After listening to Lance Wilson, Master Beekeeper, at the Texas Summer Clinic, we’ll be using this practice in our bee yard. Removing old comb forces the bees to create new wax comb and although this may slow honey production by diverting bees to a new job – it also allows fresh, sterile comb to be built.
Signs it may be time to rotate your wax include –
Darker or black wax – wax acts like a sponge and absorbs what the bees can’t. This includes unwanted materials including pesticides according to the Penn State study done in 2010 on pesticide’s effect on bee colonies.
Shotgun pattern in the brood cells – although this can be a symptom of other hive diseases, it warrants a good look at the comb as well. The queen may decide not to lay in the cells for reasons we’re not able to detect. Perhaps she senses the pesticides? Or maybe she’s just sick of laying in that cell and it’s time to replace it. Either way, mother knows best.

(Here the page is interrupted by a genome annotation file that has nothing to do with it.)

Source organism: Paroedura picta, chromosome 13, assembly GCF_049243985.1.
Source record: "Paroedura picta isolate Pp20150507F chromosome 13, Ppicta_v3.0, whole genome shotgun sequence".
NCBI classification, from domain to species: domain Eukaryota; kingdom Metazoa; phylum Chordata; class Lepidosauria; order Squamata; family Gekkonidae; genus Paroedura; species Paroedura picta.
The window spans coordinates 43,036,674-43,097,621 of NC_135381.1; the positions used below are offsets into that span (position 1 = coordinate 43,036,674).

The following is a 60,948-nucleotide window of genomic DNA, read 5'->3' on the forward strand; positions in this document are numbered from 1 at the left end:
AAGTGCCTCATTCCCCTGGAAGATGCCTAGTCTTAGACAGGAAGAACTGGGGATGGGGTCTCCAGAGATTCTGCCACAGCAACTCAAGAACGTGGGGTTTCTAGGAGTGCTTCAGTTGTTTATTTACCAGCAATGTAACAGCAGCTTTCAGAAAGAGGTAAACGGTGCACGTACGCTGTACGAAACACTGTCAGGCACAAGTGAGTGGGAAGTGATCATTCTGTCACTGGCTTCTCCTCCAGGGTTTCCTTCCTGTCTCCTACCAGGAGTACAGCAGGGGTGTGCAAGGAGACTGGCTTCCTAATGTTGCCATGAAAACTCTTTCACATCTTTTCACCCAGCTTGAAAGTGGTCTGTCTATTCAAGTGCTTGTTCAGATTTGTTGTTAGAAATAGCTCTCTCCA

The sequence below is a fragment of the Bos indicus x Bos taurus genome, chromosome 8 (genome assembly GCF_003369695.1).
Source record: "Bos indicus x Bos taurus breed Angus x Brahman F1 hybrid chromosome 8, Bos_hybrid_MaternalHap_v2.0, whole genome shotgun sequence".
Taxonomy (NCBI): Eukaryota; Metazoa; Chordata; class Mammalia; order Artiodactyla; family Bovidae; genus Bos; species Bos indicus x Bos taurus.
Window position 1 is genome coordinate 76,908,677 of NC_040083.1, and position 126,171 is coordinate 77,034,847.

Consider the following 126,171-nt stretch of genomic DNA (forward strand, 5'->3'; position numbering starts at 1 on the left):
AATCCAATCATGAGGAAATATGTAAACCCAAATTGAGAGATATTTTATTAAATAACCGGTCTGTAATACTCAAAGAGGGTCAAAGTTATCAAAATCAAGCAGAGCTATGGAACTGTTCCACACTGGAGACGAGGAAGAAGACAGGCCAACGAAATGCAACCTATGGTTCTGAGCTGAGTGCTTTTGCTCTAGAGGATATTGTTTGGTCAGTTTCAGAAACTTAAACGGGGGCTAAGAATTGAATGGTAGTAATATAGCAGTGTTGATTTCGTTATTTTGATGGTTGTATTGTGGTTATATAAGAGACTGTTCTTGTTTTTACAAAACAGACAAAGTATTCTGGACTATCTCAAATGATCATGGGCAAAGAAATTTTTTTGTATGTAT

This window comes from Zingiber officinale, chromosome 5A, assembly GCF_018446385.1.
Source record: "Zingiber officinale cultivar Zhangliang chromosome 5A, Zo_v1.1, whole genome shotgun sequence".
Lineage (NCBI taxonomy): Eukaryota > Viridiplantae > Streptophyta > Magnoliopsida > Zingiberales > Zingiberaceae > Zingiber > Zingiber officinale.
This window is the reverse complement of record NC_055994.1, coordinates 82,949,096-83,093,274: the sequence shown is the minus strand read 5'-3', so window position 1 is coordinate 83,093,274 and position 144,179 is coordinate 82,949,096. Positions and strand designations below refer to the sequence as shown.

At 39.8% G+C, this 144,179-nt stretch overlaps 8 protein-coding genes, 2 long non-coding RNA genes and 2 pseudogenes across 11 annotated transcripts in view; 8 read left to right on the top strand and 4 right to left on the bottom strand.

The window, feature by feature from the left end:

Annual maintenance – good hygienic practices may include getting the comb out every 5 years or so (preferably a little at a time each year so the hive isn’t stressed) So, if it’s been awhile it can’t hurt. We plan to watch the comb and brood cycles and change out comb every 5-10 years as needed.
With a goal of causing as little stress to the hive as possible, it’s a good idea to slowly rotate out the old frames slowly and to stay on the edges of the hive for minimal negative impact. Doing this switcharoo during winter may be the best option – wait until the food stores have been eaten and the resources are empty.